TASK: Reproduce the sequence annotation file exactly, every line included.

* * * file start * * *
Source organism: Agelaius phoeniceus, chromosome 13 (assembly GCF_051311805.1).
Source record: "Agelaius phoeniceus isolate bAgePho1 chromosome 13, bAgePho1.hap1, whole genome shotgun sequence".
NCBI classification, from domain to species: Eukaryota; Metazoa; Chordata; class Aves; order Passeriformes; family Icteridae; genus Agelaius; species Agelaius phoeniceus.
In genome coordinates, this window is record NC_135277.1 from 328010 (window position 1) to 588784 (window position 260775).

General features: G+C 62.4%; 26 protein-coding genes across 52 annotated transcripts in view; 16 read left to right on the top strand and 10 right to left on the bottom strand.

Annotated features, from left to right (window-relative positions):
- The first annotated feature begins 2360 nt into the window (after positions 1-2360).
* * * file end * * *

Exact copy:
Source organism: Agelaius phoeniceus, chromosome 13 (assembly GCF_051311805.1).
Source record: "Agelaius phoeniceus isolate bAgePho1 chromosome 13, bAgePho1.hap1, whole genome shotgun sequence".
NCBI classification, from domain to species: Eukaryota; Metazoa; Chordata; class Aves; order Passeriformes; family Icteridae; genus Agelaius; species Agelaius phoeniceus.
In genome coordinates, this window is record NC_135277.1 from 328010 (window position 1) to 588784 (window position 260775).

General features: G+C 62.4%; 26 protein-coding genes across 52 annotated transcripts in view; 16 read left to right on the top strand and 10 right to left on the bottom strand.

Annotated features, from left to right (window-relative positions):
- The first annotated feature begins 2360 nt into the window (after positions 1-2360).